Germany launches 5G auction amid row with US over Huawei

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Germany is launching its Tuesday auction to build an ultra – fast 5 G mobile network as a transatlantic dispute rages over security concerns surrounding giant Chinese telecommunications equipment manufacturer Huawei.

The United States has threatened to end intelligence sharing with Berlin if it does not exclude Huawei’s hardware from the infrastructure, arguing that Chinese equipment could help Western companies and governments spy on Beijing.

In an attempt to play down the row on Monday, Jochen Homann, chairman of the German Federal Network Agency (BNA), said: “Whether a supplier comes from Sweden or China, businesses must meet the requirements for certification and security.”

‘5G’ — ‘fifth generation’ — is the latest high-speed mobile communications generation and Berlin will require winning bidders to provide 5G service to at least 98% of German households, motorways and railways.

Germany, the largest economy in Europe whose wireless networks are ranked 46th in the world for download speeds, wants to close the huge digital gap by shifting to the ultra – fast 5 G system.

The BNA starts the auction in Mainz on Tuesday at 0900 GMT and 41 different frequency blocks will be allocated to the process.

Four operators are in operation, including the three main mobile network providers from Germany – Deutsche Telekom, Vodafone and Telefonica Germany (O2) – plus United Internet (1&1), a German Internet services company.

Chinese company Huawei is not one of the bidders, but provides essential hardware such as antennas and routers to the four German companies.

The US accused Beijing of using the 5 G network gear of Huawei as a Trojan horse forcing operators to transmit data to the regime, but Washington did not provide evidence to support their suspicions.

Huawei has severely denied allegations that his equipment might be used for spying.

On Monday, Chinese Foreign Minister Wang Yi laughed at what he called “abnormal, immoral” attacks on Huawei and demanded a “fair and just environment of competition” for Chinese firms.

Attempts by the US to encourage other nations to ban Huawei equipment from their telecommunications infrastructure suffered a setback when the government of Chancellor Angela Merkel decided not to impose specific company restrictions on the 5 G auction.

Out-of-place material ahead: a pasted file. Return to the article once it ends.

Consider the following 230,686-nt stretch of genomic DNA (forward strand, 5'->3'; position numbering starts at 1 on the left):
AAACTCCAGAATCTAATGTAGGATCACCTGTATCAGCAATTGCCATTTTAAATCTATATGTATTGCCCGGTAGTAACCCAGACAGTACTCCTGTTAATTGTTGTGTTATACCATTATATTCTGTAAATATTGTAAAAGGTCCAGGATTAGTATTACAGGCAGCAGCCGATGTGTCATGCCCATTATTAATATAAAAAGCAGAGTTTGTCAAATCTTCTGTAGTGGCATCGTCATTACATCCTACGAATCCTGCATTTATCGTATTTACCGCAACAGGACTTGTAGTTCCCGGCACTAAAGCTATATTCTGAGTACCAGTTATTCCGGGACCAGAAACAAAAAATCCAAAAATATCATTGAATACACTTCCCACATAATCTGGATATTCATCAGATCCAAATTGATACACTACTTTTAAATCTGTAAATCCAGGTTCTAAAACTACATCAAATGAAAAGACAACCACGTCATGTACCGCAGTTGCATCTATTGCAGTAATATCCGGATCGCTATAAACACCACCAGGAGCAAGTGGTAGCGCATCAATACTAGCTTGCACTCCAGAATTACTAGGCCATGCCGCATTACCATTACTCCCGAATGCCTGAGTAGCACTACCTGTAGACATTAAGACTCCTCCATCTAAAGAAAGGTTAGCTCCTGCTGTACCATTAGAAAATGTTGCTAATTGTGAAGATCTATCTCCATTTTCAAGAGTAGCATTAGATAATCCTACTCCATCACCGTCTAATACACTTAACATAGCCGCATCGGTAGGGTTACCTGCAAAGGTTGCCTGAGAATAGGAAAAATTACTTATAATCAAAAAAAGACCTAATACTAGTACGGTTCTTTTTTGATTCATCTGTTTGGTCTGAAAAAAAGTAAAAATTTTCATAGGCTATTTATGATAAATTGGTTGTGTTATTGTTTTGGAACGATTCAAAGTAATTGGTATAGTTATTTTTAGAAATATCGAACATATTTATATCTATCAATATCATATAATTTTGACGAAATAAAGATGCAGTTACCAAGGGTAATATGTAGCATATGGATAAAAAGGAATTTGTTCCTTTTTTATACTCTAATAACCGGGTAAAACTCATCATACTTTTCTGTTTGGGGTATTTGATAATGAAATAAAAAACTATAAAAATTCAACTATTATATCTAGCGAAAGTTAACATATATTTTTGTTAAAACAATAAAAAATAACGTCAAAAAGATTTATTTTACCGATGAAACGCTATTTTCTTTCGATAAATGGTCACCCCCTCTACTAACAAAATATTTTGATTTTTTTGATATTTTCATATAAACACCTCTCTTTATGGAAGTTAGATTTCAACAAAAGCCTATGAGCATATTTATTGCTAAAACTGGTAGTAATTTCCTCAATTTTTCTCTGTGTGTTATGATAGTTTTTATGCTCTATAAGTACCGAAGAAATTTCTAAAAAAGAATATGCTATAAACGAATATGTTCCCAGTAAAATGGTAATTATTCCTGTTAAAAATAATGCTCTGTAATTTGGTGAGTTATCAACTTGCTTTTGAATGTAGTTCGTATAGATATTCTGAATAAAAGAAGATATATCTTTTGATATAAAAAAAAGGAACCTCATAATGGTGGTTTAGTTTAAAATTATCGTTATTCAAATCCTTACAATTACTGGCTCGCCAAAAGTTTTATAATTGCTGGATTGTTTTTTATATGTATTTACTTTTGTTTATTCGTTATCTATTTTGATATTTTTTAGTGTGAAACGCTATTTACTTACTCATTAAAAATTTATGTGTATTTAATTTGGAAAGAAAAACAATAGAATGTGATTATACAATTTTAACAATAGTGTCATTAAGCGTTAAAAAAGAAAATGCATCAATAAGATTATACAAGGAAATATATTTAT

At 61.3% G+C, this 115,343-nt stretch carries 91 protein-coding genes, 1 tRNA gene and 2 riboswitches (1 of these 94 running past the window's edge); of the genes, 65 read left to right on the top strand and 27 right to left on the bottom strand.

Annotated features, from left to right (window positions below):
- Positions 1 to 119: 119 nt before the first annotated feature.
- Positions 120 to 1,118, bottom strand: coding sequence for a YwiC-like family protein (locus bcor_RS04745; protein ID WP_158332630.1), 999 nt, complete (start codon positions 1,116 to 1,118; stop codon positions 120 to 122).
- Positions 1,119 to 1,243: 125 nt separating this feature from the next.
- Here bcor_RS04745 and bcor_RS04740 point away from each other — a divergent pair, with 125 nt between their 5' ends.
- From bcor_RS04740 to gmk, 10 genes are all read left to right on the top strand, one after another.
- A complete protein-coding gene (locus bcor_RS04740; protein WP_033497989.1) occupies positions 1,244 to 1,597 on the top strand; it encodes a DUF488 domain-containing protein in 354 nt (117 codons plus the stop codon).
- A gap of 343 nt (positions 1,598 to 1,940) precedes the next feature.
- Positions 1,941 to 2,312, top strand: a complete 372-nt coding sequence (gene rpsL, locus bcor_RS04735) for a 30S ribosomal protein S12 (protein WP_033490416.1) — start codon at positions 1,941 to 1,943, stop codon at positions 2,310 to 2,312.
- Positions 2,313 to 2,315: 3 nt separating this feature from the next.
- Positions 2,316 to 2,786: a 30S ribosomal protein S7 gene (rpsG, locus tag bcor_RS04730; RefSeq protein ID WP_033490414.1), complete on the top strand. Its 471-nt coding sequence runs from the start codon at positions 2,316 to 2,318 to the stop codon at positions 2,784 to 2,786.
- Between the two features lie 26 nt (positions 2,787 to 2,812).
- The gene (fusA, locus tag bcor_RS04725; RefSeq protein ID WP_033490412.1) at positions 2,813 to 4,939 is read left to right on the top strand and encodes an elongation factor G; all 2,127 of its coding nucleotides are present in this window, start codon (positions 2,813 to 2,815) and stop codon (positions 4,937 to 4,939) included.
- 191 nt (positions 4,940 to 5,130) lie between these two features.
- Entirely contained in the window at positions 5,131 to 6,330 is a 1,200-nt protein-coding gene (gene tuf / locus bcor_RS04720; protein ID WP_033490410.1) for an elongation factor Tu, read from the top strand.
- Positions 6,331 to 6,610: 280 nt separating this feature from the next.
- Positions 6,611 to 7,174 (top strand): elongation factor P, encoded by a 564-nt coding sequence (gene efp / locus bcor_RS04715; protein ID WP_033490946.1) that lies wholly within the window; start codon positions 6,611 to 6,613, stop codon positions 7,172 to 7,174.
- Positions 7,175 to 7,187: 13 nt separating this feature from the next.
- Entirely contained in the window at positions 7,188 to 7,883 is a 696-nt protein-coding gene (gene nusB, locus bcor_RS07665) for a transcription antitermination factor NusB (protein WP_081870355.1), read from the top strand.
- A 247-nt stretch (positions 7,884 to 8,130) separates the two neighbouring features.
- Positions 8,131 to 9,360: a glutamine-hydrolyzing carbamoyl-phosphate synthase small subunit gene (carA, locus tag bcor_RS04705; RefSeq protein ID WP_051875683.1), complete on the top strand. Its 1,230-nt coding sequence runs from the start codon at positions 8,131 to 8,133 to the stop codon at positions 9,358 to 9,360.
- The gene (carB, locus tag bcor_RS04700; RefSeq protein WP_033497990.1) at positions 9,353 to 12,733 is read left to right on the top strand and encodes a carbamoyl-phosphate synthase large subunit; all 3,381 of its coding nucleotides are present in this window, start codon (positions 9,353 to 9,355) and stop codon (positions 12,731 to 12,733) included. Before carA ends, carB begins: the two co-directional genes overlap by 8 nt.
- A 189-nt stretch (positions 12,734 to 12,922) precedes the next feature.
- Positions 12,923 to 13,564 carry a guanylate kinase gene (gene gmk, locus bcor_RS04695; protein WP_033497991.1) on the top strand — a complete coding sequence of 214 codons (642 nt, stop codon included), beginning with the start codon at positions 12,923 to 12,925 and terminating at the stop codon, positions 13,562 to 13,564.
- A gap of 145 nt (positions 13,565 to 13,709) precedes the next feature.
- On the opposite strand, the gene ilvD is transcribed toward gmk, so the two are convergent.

– US fears of security compromise –

Richard Grenell, US ambassador to Germany, warned last week that Washington would be able to stifle intelligence cooperation unless Berlin agreed to a Huawei ban.

In a letter, Grenell told Peter Altmaier, Germany’s economic minister, that if Berlin allows the Chinese company to be part of the 5 G network, cooperation in intelligence – sharing could stop.

The threat escalated last week when US General Curtis Scaparrotti, NATO’s Supreme Allied Commander in Europe, warned Germany that if Berlin works with Huawei, NATO forces would cut communications.

“We are concerned that their (Germany) telecommunications backbone is compromised in the sense that the ability and ability to pull data is incredible, especially with 5 G,” Scaparrotti told the House Armed Services Committee last Wednesday.

“If it’s within their communications on defense as well, then we won’t communicate with them.

“And this would be a problem for the military.”

In Washington, Merkel tried to reassure senior figures by saying that Germany would consult with the US on whether to use Huawei tech, but would “define our standards for ourselves.”

However, some of the US fears are shared by Germany’s Federal Intelligence Service (BND).

According to a report in Der Spiegel magazine, BND security experts asked the government to take into account the overall strategy of China, including a law on forced cooperation in security matters.

Other media outlets argue that Berlin is developing a catalog of measures to change the telecommunications laws for all 5 G providers.

These measures range from a non – espionage clause to testing all components and publishing source code used in infrastructure.

In some cases, the government could insist on the replacement of equipment already installed that could exclude Huawei from the infrastructure without issuing a formal ban on the Chinese company, according to the daily business Handelsblatt.

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